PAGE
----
There was shouting and berating and an onslaught of verbal abuse.
Then my child and I were thrown out of our home. We lived in Hawaii in a remote jungle area a mile and a half up a four-wheel drive road. What used to be paradise was now a prison. I remember sprinting down a rocky path, my daughter crying in her child carrier on my back. I was scared and crying too. I stopped for a moment in the middle of a coffee plantation. When I could see that my X hadn’t followed us, I took my one year old out of the carrier, and hugged her to me.
I wondered where we would go now and who could help us. All of the people I knew were my X’s friends. All but two. That summer I had joined an outrigger canoe club and had paddled with a team of women. One of these women lived a few properties over from me with her partner. I headed to their house.
They took us into their arms and nurtured us. They understood the trauma we’d been through and listened with no judgement. They gave us food to eat, a bed to sleep in, and emotional support.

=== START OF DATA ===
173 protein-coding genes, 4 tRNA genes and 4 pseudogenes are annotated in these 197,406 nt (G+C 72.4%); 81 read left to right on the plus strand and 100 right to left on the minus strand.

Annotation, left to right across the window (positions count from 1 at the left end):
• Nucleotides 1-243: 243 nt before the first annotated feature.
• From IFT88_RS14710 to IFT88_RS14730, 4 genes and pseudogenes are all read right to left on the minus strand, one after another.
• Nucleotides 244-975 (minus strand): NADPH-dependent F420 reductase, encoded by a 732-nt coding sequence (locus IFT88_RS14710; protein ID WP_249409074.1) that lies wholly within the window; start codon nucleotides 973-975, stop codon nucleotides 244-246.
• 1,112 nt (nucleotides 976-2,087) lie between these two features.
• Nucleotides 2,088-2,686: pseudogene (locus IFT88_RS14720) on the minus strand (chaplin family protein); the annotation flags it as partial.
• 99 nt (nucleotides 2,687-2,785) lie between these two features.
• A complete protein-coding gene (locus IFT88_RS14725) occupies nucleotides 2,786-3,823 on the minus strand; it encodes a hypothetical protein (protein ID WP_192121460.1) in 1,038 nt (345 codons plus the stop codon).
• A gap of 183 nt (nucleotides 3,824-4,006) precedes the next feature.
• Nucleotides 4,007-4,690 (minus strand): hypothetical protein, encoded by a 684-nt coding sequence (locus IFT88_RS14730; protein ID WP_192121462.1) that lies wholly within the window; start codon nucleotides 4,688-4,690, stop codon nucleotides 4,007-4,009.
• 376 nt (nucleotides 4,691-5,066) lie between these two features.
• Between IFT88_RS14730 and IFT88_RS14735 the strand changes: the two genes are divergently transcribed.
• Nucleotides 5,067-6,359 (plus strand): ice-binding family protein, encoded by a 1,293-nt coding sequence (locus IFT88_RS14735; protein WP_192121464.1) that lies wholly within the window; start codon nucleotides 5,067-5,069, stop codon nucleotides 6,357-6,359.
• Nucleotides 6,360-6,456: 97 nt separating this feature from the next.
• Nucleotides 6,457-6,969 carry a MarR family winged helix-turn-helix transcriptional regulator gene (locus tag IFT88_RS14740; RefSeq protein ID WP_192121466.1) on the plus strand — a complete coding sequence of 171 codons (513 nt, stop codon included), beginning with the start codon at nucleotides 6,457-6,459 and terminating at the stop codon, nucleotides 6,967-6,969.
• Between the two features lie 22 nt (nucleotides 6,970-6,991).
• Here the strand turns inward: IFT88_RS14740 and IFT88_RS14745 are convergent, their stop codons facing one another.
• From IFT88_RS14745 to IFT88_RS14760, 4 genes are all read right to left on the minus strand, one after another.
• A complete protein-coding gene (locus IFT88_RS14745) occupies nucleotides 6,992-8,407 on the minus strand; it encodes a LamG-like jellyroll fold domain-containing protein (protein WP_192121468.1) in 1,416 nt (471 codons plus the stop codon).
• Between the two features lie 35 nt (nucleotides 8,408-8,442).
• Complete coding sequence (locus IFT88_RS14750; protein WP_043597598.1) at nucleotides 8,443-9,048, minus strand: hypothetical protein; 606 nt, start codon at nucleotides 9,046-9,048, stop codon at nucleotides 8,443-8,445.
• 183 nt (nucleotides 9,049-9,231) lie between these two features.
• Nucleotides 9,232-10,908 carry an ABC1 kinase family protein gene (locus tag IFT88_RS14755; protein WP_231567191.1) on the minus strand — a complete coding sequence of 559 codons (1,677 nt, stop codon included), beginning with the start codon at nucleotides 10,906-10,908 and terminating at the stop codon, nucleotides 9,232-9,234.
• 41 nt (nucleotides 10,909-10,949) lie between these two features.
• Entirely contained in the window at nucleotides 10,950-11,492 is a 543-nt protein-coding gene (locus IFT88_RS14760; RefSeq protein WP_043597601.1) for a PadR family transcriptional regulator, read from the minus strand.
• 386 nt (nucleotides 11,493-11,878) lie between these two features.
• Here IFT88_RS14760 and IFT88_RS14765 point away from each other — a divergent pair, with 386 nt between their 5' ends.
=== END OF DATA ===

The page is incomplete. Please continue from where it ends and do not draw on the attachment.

The next day, when I went back home to retrieve some things for my daughter, and my X got violent, they didn’t chastise me for my naivete. Instead, they gave me safety. When my X showed up on their land, they used their bodies as a human shield to protect us from him. They were warriors.
They helped me call around to women’s shelters and lawyers, and when I couldn’t get help from those people, they found me a mediator. They even offered to fly us back to Canada.
They were on my side and always believed me. Their kindness is still with me today. Their love was a gift. It was the gift of sisterhood.
Always blessed even in the mess.
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